[A]s a busy operational paramedic for the North West Ambulance Service (NWAS) and also a lecturer at the University of Cumbria for both the pre and post-registration paramedic programmes, you’d expect Susan Rhind to have little free time on her hands.
However, one of the modules she currently delivers to students, exploring issues surrounding obstetric emergencies and out-of-hospital births, has motivated her to drive forward an initiative that will undoubtedly help to save lives in the future.
As Susan explains: “Operational guidelines for maternity emergencies have recently been updated, and as chance would have it, I have also recently helped a mother deliver her baby, in a car on the side of a road.
“Current evidence-based practice is to assess the baby, dry them and then apply a hat and enable skin-to-skin contact with the mother, wrapping the baby and mother together.
“The priority after assessing the baby, is maintaining warmth to the baby, and whilst ambulance maternity packs may have the means to dry the baby (amongst the other medical components), currently not all maternity packs contain hats.”
With this in mind, Susan approached a charity based in Teesside called ‘Blue Light Babies‘ to see if they fancied taking on the project. As a result there are now over 1000 people knitting hats (including tiny ones for pre-term babies) and blankets (all of which meet IPC – infection prevention and control – standards) donating them free of charge for use in emergency situations.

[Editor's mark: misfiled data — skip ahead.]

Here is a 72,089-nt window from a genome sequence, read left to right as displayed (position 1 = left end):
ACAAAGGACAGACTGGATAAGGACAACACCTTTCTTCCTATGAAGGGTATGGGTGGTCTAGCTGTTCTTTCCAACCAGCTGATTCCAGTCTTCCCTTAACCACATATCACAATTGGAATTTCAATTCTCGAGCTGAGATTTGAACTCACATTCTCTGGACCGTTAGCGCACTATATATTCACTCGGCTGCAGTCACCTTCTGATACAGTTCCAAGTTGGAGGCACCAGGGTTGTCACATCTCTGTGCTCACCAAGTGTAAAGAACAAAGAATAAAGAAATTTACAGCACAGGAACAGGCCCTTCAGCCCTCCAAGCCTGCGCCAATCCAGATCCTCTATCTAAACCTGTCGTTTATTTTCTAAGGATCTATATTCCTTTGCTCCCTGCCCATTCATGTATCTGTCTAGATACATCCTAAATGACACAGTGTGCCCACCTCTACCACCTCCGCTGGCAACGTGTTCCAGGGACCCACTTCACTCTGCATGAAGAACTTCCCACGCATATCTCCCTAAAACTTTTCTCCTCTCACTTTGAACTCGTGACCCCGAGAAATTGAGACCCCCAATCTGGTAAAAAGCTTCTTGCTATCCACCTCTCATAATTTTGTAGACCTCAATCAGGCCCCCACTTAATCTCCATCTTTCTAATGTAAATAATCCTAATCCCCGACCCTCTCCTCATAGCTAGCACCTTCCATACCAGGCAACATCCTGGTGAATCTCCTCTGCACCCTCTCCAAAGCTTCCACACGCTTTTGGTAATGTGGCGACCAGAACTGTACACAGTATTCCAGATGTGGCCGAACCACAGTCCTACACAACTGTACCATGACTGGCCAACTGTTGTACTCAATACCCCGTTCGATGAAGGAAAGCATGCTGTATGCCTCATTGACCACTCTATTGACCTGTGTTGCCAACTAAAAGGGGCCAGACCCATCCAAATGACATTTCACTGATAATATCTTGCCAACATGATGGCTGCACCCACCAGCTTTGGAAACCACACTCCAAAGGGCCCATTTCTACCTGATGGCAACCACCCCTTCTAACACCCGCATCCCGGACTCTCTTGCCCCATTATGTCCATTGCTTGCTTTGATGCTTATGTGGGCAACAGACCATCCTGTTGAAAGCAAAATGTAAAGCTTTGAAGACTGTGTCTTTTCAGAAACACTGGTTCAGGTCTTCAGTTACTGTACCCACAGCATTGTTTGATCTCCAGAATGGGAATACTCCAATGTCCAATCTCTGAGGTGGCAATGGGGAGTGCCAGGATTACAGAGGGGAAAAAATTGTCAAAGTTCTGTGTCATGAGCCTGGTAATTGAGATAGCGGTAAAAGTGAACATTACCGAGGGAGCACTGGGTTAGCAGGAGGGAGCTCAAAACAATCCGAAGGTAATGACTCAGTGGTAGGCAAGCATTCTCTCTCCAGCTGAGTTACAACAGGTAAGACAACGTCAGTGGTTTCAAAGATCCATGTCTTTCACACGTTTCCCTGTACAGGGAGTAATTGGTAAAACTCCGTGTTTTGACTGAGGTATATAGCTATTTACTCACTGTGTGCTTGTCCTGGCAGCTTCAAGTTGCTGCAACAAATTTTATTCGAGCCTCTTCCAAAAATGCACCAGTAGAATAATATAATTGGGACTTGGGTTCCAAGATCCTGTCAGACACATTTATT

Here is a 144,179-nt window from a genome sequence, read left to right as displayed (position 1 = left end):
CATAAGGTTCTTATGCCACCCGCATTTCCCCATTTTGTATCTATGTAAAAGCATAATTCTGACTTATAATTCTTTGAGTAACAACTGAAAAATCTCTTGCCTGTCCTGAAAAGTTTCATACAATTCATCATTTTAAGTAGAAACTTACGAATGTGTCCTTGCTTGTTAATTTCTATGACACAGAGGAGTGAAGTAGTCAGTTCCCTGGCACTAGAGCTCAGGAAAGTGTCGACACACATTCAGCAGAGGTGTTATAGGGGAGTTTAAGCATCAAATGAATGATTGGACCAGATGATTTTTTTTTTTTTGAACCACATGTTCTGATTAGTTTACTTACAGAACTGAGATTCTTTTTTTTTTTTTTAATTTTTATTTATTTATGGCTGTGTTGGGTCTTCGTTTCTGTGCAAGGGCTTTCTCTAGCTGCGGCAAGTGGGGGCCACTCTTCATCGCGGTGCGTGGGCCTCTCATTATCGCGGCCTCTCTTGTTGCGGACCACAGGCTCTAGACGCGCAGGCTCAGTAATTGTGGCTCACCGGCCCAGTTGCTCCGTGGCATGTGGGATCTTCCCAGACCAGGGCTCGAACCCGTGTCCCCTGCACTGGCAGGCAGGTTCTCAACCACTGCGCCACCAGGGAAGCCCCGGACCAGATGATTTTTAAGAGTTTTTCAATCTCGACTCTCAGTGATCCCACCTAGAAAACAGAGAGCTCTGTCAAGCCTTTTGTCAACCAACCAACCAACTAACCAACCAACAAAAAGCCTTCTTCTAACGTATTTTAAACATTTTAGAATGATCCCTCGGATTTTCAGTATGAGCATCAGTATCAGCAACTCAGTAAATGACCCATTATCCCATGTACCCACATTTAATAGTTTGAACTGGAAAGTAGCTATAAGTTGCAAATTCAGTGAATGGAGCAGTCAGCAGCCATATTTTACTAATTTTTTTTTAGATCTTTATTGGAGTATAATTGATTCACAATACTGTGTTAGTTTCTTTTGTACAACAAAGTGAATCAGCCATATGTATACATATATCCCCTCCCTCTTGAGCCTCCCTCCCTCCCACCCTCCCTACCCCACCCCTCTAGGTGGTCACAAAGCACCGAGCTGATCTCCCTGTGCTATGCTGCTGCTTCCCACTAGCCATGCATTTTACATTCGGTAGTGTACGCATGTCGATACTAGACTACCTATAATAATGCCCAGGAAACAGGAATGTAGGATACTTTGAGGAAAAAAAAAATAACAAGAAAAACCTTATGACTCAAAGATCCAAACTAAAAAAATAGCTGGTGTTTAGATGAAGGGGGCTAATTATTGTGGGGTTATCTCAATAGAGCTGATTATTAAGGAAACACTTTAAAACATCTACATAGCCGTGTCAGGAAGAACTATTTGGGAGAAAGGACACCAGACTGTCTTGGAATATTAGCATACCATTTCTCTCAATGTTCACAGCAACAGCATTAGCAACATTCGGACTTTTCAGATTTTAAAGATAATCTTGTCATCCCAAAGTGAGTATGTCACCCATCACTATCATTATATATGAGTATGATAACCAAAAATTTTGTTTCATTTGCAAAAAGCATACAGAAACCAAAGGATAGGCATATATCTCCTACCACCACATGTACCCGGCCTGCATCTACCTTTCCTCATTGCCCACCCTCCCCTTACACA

Susan continues: “I spoke to NWAS to get the green light to have these added to the maternity items in ambulances, and have received confirmation from the Medical Director, the Advanced Paramedic (Maternity Lead) and the Support Services Manager, who calculated a total of 3500 hats are required to supply the whole of the NWAS.”
She concludes: “This is the result of amazing collaboration between staff at the University of Cumbria, the North West Ambulance Service and Blue Light Babies, and we now have the means to improve conditions for out-of-hospital births, by reducing the risk of babies being taken to delivery suites suffering from inadvertent hypothermia. The logistics involved were incredible but everything has come together to produce a wonderful outcome!”